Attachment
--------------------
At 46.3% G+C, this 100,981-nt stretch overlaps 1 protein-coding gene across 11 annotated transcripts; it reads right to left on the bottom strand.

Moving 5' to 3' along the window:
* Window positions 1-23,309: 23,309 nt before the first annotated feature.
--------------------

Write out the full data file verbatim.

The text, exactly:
At 46.3% G+C, this 100,981-nt stretch overlaps 1 protein-coding gene across 11 annotated transcripts; it reads right to left on the bottom strand.

Moving 5' to 3' along the window:
* Window positions 1-23,309: 23,309 nt before the first annotated feature.